Case File 10
Alan Howe, Suffolk
Since this case, the Traffic signs Regulations and General Directions 2002 (Statutory Instrument. 2002/3113), which superseded the 1994 ones, came into force on 31/1/03. That provides that repeaters are prohibited on all 30 mph limit roads with street lighting less than 200 yards (183m) apart (less than 185m apart in Scotland).
Mr Howe was successfully prosecuted for speeding in a Suffolk village. However, he won his appeal on the grounds that one of the roads included in Suffolk County Council's introduction of a blanket 30 mph speed limits to all of their villages in early 1995, had rendered the previously enforceable speed limit un-enforceable because of inappropriate signing and the lack of maintenance of signs that were in place.
As Mr Howe's case was upheld at Appeal in the Crown Court this would appear to set a precedent so, if you know anyone who has been convicted of a speeding offence in a Suffolk village between 1995 and the present day, their conviction may have been unsafe and they should write to the Chief Constable of Suffolk Constabulary. This link has an example of such a letter.
The BBC News website has more on this story.
The legal position in this case would appear to be quite complex but, for those of you who are interested we have summarised it here:
All restricted roads in the UK have a 30 mph speed limit. They have street lights at 200 yard intervals, and 30 mph speed limit reminder signs (known as repeaters) are expressly prohibited on restricted roads. Refer to the RTAct Regs.1984 and Traffic Signs General Directions Regs 1994.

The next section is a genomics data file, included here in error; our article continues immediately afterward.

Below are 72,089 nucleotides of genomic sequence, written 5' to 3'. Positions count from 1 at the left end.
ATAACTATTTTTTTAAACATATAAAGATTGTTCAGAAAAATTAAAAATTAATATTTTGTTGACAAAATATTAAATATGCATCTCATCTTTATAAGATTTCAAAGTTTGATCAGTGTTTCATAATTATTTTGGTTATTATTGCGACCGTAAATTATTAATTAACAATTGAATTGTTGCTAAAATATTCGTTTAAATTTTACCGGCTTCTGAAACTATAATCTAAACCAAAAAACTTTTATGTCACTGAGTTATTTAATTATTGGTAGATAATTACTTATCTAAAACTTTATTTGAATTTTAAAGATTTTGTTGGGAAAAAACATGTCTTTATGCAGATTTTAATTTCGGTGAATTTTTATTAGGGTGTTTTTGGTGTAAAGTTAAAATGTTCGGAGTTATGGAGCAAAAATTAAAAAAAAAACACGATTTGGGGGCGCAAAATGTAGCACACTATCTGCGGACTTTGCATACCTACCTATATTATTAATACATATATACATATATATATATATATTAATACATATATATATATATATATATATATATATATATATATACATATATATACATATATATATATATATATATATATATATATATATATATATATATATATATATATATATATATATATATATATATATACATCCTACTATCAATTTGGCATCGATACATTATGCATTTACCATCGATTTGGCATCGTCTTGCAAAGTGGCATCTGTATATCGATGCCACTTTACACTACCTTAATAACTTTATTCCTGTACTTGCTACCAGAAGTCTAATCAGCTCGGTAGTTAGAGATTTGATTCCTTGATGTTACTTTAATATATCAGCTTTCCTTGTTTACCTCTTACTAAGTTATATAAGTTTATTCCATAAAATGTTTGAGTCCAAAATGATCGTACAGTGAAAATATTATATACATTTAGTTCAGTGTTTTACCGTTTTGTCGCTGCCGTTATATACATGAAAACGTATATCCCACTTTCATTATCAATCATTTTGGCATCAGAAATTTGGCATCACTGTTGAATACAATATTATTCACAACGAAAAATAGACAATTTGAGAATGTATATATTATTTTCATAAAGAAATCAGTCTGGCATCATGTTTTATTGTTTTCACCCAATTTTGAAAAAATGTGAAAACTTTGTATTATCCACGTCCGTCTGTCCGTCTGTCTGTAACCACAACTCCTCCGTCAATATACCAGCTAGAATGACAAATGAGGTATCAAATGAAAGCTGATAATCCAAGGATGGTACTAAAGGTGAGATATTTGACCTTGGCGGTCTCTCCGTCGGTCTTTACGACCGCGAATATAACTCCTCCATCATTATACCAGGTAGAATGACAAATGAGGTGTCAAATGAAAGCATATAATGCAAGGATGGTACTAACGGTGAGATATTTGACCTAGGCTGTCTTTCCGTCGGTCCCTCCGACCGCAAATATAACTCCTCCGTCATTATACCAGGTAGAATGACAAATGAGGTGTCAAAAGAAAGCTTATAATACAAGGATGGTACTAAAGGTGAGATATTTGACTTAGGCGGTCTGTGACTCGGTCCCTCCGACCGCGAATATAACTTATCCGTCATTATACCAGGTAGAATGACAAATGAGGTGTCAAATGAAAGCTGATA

However, speed limits imposed by order, whether 30 mph or any other speed, must be signed with repeaters - whether lit or not.
Orders are normally used to impose speed limits because there are no street lights or if the limit is anything other than 30 mph/restricted road e.g.; a 40 mph limit where there are street lights at 200 yard spacing.
So, when Suffolk County Council imposed a blanket 30 mph speed limit by order to all their villages in early 1995, they may have rendered all of their hitherto restricted roads unrestricted and the speed limit could no longer be enforced because they did not install the required repeater signs.
However, Suffolk Constabulary may not have understood or did not wish to recognise the change and it's implications, hence they continued to prosecute motorists for speeding on these roads. This article in the East Anglian Daily Times dated 2nd May 2002 clearly shows they understand this issue now, but how many motorists did they prosecute before they became aware of the problem?
Mr Howe, having experience of road design, believes that Suffolk County Council, the police and more importantly the CPS did not either understand the law or there is/was a hidden agenda to prosecute as many motorists as possible and that the whole problem may extend to other areas of the UK!
This link will take you to a complete summary of this case.
This is what Section 103 of the Highway code has to say about speed limits:
- * The 30 mph limit applies to all traffic on all roads in England and Wales (only Class C and unclassified roads in Scotland) with street lighting unless signs show otherwise)
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